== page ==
Munich has a pretty good write-up on the whole project. I find only a few minor errors:
- While they claim success and detail the evolution of their detailed grand plan, they had to revise it more than once as they went along. That’s a failure, I think, of this set-piece kind of migration. They even write, “In most cases, projects like these cannot be planned in advance. The first steps have to be to count, identify and structure the existing IT landscapes. One of the most important benefits for the city of Munich was the reorganisation of the IT structure. For the first time, the admins would know exactly by whom, where, when and why a programme was running â€“ not as a matter of control, but for organisational and quality assurance purposes.” My plan to migrate over the weekend and fix the breakage on Monday looks pretty good compared to fixing the whole project multiple times… Still they saved a lot of money but they could have saved more doing it my way.
- Further, they switched from Debian to Ubuntu GNU/Linux, “the city decided to switch to Ubuntu Linux, a Debian derivative with scheduled, plannable updates. Canonical, the company behind Ubuntu, promises to deliver a new version twice a year (April and October), and offers long-term support for special versions. Canonical promised five years of support for Ubuntu Linux 10.04, the version chosen by LiMux.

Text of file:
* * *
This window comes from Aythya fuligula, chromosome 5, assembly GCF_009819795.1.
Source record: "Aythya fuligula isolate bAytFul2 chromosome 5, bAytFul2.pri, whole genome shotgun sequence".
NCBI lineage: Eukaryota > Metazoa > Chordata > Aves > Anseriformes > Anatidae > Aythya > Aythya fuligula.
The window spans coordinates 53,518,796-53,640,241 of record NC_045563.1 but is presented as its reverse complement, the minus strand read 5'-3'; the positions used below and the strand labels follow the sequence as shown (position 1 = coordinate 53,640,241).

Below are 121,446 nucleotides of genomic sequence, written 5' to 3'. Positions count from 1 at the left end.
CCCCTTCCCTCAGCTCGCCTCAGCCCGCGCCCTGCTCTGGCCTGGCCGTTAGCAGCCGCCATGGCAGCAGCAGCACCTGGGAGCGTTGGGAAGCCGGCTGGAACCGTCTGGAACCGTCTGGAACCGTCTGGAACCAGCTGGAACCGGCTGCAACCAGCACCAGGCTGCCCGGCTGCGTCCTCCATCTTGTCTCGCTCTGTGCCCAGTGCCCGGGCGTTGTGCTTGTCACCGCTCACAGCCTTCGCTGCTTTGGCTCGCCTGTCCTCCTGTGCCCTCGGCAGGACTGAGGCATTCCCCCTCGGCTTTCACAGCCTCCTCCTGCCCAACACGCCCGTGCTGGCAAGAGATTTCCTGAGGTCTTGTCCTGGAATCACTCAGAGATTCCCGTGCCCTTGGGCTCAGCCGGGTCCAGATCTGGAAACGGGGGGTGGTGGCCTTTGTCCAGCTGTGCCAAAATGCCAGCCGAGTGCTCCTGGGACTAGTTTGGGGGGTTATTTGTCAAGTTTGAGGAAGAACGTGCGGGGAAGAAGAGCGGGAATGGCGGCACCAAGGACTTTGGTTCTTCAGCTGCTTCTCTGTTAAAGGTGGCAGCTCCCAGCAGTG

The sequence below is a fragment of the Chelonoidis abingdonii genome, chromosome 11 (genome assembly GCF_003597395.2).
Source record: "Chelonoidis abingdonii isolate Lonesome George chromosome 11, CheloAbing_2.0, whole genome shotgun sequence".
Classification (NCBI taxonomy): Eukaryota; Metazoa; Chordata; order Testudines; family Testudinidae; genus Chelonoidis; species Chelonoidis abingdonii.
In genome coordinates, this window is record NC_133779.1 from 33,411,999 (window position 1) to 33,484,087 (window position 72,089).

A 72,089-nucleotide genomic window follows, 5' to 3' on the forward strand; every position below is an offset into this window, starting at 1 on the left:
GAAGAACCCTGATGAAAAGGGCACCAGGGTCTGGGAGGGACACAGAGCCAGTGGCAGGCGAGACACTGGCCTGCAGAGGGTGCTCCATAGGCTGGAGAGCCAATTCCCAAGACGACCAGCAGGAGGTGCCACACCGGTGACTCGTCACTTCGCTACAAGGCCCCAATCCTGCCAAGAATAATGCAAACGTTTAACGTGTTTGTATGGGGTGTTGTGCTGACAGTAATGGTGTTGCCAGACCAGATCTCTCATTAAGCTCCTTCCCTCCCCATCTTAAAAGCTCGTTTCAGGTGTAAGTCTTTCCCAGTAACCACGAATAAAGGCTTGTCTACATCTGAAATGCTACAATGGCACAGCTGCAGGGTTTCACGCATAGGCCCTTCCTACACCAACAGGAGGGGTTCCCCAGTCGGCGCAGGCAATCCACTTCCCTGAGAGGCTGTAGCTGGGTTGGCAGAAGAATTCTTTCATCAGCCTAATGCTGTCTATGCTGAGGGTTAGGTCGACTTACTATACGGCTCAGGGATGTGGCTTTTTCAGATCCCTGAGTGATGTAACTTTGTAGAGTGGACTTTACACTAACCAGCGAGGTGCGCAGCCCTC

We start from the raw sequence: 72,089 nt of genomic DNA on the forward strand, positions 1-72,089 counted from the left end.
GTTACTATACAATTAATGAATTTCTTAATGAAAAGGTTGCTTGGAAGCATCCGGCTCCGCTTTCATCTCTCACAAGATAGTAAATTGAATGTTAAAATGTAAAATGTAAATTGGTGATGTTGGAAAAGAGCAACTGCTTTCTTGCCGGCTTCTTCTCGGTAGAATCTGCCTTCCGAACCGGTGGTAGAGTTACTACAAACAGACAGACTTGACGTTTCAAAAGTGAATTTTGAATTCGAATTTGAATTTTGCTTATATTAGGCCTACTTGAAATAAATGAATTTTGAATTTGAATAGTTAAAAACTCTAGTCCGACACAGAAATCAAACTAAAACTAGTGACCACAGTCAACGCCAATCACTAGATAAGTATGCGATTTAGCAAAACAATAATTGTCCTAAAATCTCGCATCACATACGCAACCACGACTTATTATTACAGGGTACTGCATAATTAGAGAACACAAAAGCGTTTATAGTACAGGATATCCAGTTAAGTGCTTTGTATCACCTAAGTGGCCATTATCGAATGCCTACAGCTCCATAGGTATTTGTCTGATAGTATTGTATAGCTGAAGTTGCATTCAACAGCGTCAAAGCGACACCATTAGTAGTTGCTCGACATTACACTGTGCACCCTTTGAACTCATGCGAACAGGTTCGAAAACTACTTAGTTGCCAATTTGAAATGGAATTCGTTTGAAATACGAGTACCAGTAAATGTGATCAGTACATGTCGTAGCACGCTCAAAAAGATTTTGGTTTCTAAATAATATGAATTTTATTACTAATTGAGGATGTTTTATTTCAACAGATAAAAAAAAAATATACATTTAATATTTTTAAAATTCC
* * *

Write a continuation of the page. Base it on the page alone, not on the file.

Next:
Furthermore, Ubuntu comes with a more up-to-date software selection than the rather conservative Debian distribution.” That’s not even consistent with their plan to avoid breakage. Ubuntu/Canonical breaks a lot of things. On the one hand they choose a set-piece roll-out and on the other choose a distro with a cadence of breakage. That’s schizophrenic if you ask me.
Still, it all worked out in the end, “Munich’s switch to open source took a little more than ten years, and costed the city 18.7 million euro, the case study reports. The system is some 12 million euro cheaper than continuing with the proprietary alternative, although the case study stresses that costs were never the driving factor. The city now runs OpenOffice and LibreOffice on 15,000 desktop PCs and has introduced centralised IT services including project management, testing and deployment.
In the report, the IT department lists the results, including an extraordinarily high level of independence from vendors, independence in its operating system, the overall use of open standards as normal practice, a very high level of IT security and no shutdowns of any services or processes over a migration period of several years.”
They got what they wanted their way. That’s what matters. The most important fact of LiMux is that Munich figured out that it was possible to escape the slavery of M$. They were far more successful than they first imagined too. They found it cost less to do the job and less to train users. It certainly is a better system than they would have had fighting waves of malware and forced upgrades by M$.